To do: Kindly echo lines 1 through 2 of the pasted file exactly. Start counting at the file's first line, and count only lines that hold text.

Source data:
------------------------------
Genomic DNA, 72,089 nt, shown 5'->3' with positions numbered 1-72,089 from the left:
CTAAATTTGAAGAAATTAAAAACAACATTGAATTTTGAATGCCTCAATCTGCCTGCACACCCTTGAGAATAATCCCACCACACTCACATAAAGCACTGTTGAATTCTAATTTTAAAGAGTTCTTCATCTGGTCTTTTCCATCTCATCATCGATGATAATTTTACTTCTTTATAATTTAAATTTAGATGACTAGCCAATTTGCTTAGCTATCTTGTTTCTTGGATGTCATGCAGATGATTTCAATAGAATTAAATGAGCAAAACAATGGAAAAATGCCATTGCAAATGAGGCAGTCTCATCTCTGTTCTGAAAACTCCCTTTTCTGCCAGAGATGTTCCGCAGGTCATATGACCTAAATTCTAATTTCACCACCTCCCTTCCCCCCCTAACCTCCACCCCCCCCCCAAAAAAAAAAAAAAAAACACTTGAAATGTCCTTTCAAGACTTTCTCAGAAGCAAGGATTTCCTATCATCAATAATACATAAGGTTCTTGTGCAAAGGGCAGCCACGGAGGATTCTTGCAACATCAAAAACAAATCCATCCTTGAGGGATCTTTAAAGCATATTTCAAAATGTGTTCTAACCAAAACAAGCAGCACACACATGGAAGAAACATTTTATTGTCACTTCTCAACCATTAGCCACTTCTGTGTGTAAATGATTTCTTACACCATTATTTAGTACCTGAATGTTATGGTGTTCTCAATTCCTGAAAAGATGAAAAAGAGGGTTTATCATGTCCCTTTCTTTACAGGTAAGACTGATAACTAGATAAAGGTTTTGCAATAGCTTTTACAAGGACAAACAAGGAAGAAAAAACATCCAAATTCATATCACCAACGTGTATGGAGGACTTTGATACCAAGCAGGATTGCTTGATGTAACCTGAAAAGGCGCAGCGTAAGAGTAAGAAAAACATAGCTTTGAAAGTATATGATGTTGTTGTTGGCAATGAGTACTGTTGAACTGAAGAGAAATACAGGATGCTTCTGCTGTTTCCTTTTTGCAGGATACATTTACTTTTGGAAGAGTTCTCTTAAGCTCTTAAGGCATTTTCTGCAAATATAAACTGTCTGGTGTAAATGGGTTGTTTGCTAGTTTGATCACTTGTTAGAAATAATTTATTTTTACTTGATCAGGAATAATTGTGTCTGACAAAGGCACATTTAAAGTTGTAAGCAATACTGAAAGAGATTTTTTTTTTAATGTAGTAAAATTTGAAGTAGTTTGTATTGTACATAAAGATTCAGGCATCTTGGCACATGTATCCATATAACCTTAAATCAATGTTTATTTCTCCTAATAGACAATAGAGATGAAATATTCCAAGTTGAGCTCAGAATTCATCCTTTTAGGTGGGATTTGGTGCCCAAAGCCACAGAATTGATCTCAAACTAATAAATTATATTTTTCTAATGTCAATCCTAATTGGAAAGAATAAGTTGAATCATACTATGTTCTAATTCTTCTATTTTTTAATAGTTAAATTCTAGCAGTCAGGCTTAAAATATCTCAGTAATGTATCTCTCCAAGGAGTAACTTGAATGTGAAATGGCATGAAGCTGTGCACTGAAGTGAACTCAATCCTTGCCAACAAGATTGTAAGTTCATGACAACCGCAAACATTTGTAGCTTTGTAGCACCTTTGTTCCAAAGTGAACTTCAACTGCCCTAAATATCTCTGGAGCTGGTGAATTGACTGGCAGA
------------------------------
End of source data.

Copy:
Genomic DNA, 72,089 nt, shown 5'->3' with positions numbered 1-72,089 from the left:
CTAAATTTGAAGAAATTAAAAACAACATTGAATTTTGAATGCCTCAATCTGCCTGCACACCCTTGAGAATAATCCCACCACACTCACATAAAGCACTGTTGAATTCTAATTTTAAAGAGTTCTTCATCTGGTCTTTTCCATCTCATCATCGATGATAATTTTACTTCTTTATAATTTAAATTTAGATGACTAGCCAATTTGCTTAGCTATCTTGTTTCTTGGATGTCATGCAGATGATTTCAATAGAATTAAATGAGCAAAACAATGGAAAAATGCCATTGCAAATGAGGCAGTCTCATCTCTGTTCTGAAAACTCCCTTTTCTGCCAGAGATGTTCCGCAGGTCATATGACCTAAATTCTAATTTCACCACCTCCCTTCCCCCCCTAACCTCCACCCCCCCCCCAAAAAAAAAAAAAAAAACACTTGAAATGTCCTTTCAAGACTTTCTCAGAAGCAAGGATTTCCTATCATCAATAATACATAAGGTTCTTGTGCAAAGGGCAGCCACGGAGGATTCTTGCAACATCAAAAACAAATCCATCCTTGAGGGATCTTTAAAGCATATTTCAAAATGTGTTCTAACCAAAACAAGCAGCACACACATGGAAGAAACATTTTATTGTCACTTCTCAACCATTAGCCACTTCTGTGTGTAAATGATTTCTTACACCATTATTTAGTACCTGAATGTTATGGTGTTCTCAATTCCTGAAAAGATGAAAAAGAGGGTTTATCATGTCCCTTTCTTTACAGGTAAGACTGATAACTAGATAAAGGTTTTGCAATAGCTTTTACAAGGACAAACAAGGAAGAAAAAACATCCAAATTCATATCACCAACGTGTATGGAGGACTTTGATACCAAGCAGGATTGCTTGATGTAACCTGAAAAGGCGCAGCGTAAGAGTAAGAAAAACATAGCTTTGAAAGTATATGATGTTGTTGTTGGCAATGAGTACTGTTGAACTGAAGAGAAATACAGGATGCTTCTGCTGTTTCCTTTTTGCAGGATACATTTACTTTTGGAAGAGTTCTCTTAAGCTCTTAAGGCATTTTCTGCAAATATAAACTGTCTGGTGTAAATGGGTTGTTTGCTAGTTTGATCACTTGTTAGAAATAATTTATTTTTACTTGATCAGGAATAATTGTGTCTGACAAAGGCACATTTAAAGTTGTAAGCAATACTGAAAGAGATTTTTTTTTTAATGTAGTAAAATTTGAAGTAGTTTGTATTGTACATAAAGATTCAGGCATCTTGGCACATGTATCCATATAACCTTAAATCAATGTTTATTTCTCCTAATAGACAATAGAGATGAAATATTCCAAGTTGAGCTCAGAATTCATCCTTTTAGGTGGGATTTGGTGCCCAAAGCCACAGAATTGATCTCAAACTAATAAATTATATTTTTCTAATGTCAATCCTAATTGGAAAGAATAAGTTGAATCATACTATGTTCTAATTCTTCTATTTTTTAATAGTTAAATTCTAGCAGTCAGGCTTAAAATATCTCAGTAATGTATCTCTCCAAGGAGTAACTTGAATGTGAAATGGCATGAAGCTGTGCACTGAAGTGAACTCAATCCTTGCCAACAAGATTGTAAGTTCATGACAACCGCAAACATTTGTAGCTTTGTAGCACCTTTGTTCCAAAGTGAACTTCAACTGCCCTAAATATCTCTGGAGCTGGTGAATTGACTGGCAGA